When they asked me for my weight
As I entered the scan
I hesitated.
I didn’t want to number me.
I could’ve been dying.
I gave them my number.
They took it.
My stomach twisted.
They told me that I was ok.
They didn’t know why my heart raced
Why my chest tightened.
I was going to be okay.
Go home.
The email came two days later.
Passive. Automatic.
“You’ve got a result.”
I look. I always look.
Examination technically suboptimal
due to the patient’s body habitus.
Within the stated limitation
the mediastinal, hilar and axillary structures
are unremarkable.
There is no definitive evidence
for pulmonary embolism…”
For a moment
For the space between my (too fast) heartbeats.
I lost faith.
For is it not the technology
That has failed my body?
Was it not for bodies
That this technology was formed?
Is it not the medicine
That has failed my body?
Was it not for bodies
That this medicine was made?
Is it that my body,
At my number
Was deemed unworthy?
A body’s worth cannot be measured.
There can be no number
For my body is infinite.
Even as it dies it becomes.
My body is not obsolete.
Mara Passio

10 Minutes

I am disappearing into my chest cavity.
I say it feels safe there, but really it just feels lonely.
Lonely is what I think I deserve.
My body is a disaster zone, alarms ringing
Was it five? -No it was six ER visits this year.
I’ve only had surgery once.
This year.
My bracelet reads
It deadnames me and gives my mother’s cellphone.
I’m too sick to be queer.
At the apex of mind, body, spirit,
My life has narrowed.
Food, sleep, meds.
Queer doesn’t matter if I can’t make myself eat.
For 10 minutes I lay in bed listening to my alarm
Begging my body to move
I would’ve seemed peaceful
Deep asleep
This body that refused to represent who I am, even in waking.
It’s more than disconnect. It’s distrust.
I amĀ disappearingĀ into my chest cavity.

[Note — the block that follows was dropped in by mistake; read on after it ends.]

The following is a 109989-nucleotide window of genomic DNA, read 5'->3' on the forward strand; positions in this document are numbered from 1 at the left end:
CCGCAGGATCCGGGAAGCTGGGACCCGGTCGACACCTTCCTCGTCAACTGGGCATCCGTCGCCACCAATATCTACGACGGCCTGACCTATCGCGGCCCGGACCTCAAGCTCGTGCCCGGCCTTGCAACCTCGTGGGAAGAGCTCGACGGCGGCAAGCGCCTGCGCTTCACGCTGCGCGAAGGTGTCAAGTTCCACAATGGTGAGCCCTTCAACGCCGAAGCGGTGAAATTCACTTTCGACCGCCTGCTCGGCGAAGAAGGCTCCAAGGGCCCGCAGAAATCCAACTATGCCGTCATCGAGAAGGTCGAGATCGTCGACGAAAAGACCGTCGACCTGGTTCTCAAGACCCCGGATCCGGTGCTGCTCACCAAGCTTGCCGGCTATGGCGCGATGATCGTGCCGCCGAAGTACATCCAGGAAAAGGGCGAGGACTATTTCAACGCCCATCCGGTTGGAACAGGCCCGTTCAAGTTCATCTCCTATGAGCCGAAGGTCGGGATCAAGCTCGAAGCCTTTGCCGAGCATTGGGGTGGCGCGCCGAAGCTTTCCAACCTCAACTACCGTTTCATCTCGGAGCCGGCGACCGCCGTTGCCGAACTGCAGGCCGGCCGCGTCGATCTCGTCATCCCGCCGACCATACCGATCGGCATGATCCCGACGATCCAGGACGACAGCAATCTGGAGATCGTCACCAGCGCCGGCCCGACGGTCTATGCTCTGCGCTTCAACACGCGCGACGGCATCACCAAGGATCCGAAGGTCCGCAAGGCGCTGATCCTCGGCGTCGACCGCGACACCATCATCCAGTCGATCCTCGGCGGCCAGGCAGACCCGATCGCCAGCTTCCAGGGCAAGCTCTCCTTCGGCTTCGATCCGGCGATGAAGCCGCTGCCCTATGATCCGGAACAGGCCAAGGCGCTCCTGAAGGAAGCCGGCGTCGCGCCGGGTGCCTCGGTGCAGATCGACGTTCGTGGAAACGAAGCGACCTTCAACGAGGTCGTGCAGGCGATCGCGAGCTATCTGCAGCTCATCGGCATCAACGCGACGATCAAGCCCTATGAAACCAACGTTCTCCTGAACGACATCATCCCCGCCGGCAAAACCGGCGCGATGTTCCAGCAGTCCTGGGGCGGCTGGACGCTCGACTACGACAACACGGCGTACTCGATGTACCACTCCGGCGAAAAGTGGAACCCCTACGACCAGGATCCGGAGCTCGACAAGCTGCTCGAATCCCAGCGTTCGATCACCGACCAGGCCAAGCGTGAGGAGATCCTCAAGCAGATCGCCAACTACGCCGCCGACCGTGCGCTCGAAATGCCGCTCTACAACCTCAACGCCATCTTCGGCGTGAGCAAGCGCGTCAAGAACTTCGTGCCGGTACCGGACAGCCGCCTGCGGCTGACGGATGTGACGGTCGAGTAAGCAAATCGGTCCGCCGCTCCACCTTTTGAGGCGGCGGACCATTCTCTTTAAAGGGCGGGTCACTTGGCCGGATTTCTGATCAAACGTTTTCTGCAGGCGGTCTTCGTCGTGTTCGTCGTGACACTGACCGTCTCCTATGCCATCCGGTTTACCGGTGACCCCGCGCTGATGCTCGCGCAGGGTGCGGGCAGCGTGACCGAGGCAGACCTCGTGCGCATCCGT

I say it feels safe there, but I really hate it there.
It’s force of habit that leads me down this road.
My body is a war zone,
between what is and what I want it to be.
My rage has not fully quelled, but softened.
I might yet emerge to find myself fully alive.
Queer, even. Queer and Sick.
Mara Passio


Congratulations, your partner is autistic!

I knew you could do it, he says.

It seems silly in retrospect how utterly terrified I was.
Except it wasn’t.

The words I feared,
“We do not believe you fit the criteria for autism spectrum disorder,”
Resounded around my ears as I slept.
Potential invalidation, so present
Doubt entered my mind.
I ceased to find comfort in the term.

I am autistic.
I have a lovely piece of paper now saying it’s so.

You know what I want to do now?
I want to rock back and forth and shake my hands and shout
I was already autistic.
I was autistic this whole fucking time.

My head is buzzing as I write these words and the tune is coming to a crescendo
as I think of all the times as a child I stared in the mirror and practiced my smile
and desperately, desperately tried to suppress my flapping arms when I felt unsuppressed joy.

I am not autistic because a piece of paper pronounced me so.
I am not autistic because a doctor determined I fit the guidelines.
I am autistic because I like to touch my own arm hair, because it makes my skin happy,
and because I cover my ears at loud noises and when a pretty noise comes my way I start singing.
I am autistic because the ringing in my ears can only be counteracted by a low hum in my chest.
I am autistic because I like to touch my lovers’ faces, caressing their eyelids and poking foreheads.
I am autistic because I am viscerally human in my own way, in a way that feels and looks other.
And I am other. And I exist in brilliant light.

Mara Passio